A Verdi Macbeth remix in the Congo

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Lady Macbeth is sung by Nobulumko Mngxekeza, and Macbeth by Owen Metsileng in a South African production imported by Opera Philadelphia and FringeArts

Little of the urgency or foul chill that grips Verdi's Macbeth is possible without an orchestra. Verdi, in fact, telegraphs everything you need to know emotionally in the brief orchestral prelude, before anyone sings a murderous note.

Which is one reason why the version of this opera imported by FringeArts and Opera Philadelphia this past weekend could only ever be a partial success. The prelude isn’t played at all, Verdi’s music has been shifted around and adapted (in some places cleverly) by Fabrizio Cassol, and a small instrumental ensemble is placed on stage and asked to carry the load of an entire orchestra.

As a piece of music, it doesn’t quite work. There’s great resonance between the recent genre-jostling artistic direction of Opera Philadelphia and Third World Bunfight, the South African performance troupe whose artistic director, Brett Bailey, realized this Macbeth. But if it’s opera you came listening for this past weekend at the Prince Theater, you may not have found it.

It turns out that the story makes a beautiful transition from something traditional and more Shakespearian to post-colonial Congo, where money-grubbing warlords mow through body counts without conscience, and projected images bring the audience into today with a grisly documentary-realism. Humanity has progressed not at all, this updating declares. When Macbeth hears his fate from the witches and concludes with a two-word vulgarity that the future looks grim, he might as well be speaking for us all.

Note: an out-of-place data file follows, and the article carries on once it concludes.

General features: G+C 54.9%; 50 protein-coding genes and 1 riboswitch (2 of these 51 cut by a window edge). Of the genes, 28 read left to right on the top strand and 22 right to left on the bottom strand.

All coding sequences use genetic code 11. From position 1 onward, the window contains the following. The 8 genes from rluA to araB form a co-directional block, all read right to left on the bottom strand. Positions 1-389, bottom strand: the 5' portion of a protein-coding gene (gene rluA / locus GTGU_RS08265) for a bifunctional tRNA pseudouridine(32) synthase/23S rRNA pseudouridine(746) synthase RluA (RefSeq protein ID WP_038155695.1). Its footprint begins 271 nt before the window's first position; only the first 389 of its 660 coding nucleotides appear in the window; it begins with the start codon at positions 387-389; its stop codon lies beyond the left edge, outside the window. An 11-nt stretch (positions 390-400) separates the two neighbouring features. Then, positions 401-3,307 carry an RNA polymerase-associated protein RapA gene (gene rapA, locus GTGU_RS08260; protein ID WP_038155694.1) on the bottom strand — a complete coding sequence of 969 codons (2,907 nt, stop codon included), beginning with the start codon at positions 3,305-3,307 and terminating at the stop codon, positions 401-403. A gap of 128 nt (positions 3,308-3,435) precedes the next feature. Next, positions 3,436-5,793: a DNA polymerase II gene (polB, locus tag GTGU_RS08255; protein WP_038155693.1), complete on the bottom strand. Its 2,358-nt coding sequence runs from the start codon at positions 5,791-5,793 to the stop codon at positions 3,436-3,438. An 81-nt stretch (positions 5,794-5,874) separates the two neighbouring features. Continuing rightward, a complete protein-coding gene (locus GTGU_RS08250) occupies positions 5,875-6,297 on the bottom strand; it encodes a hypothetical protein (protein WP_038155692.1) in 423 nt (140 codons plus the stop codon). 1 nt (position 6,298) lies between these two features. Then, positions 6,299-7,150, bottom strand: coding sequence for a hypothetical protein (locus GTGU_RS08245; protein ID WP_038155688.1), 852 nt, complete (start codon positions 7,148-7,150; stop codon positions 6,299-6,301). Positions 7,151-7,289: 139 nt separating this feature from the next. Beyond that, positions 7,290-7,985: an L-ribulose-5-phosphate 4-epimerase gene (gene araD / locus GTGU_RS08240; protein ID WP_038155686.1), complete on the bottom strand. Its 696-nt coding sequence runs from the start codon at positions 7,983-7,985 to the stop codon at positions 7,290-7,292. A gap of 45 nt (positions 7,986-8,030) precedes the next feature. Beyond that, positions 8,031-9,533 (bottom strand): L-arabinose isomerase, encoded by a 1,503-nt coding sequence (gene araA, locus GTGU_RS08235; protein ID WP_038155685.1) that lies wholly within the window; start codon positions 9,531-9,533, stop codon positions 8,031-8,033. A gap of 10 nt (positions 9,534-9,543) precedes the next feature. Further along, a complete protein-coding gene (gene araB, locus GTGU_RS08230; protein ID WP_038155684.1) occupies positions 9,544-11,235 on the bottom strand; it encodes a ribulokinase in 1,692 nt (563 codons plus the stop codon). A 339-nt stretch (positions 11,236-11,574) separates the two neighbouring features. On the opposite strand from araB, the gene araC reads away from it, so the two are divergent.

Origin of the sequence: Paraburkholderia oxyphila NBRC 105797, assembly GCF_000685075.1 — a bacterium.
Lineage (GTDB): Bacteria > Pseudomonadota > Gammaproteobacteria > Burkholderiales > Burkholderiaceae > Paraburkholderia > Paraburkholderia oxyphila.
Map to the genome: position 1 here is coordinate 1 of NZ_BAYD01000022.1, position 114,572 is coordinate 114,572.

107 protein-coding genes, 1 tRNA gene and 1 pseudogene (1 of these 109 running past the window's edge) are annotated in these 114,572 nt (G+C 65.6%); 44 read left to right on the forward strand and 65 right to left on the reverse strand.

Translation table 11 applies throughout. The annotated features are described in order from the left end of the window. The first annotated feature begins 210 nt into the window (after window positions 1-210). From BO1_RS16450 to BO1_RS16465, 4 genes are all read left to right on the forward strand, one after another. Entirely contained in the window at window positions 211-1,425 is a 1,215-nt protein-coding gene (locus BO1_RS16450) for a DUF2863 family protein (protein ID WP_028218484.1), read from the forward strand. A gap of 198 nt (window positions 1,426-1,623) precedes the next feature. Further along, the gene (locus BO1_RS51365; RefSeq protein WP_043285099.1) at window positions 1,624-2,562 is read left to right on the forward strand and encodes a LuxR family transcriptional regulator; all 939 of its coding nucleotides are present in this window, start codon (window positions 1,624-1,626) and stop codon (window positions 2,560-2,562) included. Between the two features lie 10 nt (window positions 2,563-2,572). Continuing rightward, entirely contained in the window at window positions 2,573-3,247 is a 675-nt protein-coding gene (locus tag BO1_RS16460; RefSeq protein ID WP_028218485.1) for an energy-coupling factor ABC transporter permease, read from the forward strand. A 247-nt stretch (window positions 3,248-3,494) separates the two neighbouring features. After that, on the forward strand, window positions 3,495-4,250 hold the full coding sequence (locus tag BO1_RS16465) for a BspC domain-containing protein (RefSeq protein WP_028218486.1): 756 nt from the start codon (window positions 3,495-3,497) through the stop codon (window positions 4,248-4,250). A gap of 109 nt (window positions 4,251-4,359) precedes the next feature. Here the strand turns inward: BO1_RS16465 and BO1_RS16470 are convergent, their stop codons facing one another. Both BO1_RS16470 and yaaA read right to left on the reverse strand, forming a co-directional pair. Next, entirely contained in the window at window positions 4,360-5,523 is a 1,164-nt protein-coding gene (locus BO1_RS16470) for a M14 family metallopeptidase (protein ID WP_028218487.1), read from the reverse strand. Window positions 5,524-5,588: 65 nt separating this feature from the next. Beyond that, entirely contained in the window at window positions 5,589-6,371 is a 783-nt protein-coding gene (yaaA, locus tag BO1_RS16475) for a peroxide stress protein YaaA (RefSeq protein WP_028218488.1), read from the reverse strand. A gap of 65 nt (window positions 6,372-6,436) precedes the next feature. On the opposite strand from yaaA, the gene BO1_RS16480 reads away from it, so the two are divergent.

But the singing, in Italian, is uneven, and the production lays it on thick in places. At Saturday night’s performance, conducted by Premil Petrovic, Nobulumko Mngxekeza as Lady Macbeth didn’t have a voice that could do it all, but it had a lot: a variety of timbres over an incredible range, and at time a soaking emotionalism. Owen Metsileng had his moments as Macbeth, particularly in quieter stretches when instead of straining he could explore, vocally, the finer points of what it means to have your grip on reality slipping away.

The chorus was strong, and particularly poignant in the quiet way they drew down the emotional arc at the end. Cassol delegated instruments in inventive ways, even absent real orchestral impact, by combining percussion with others – the creepy, silken hybrid of vibraphone and low flute, for instance. Thankfully, he avoided Hollywood jungle clichés.

Less might have been more on the production side. The creators of this 90-minute, intermission-less piece worked hard to head off audience indifference at the pass. The appearance of a disco ball in one of Lady Macbeth’s arias was at odds with the mood of what she was actually singing about, as was a karaoke devise too glib at another turn. Sometimes you have to just have to stay out of the way and trust your audience to groove to the moment Shakespeare and Verdi meet across the centuries to agree on what an awful thing is man.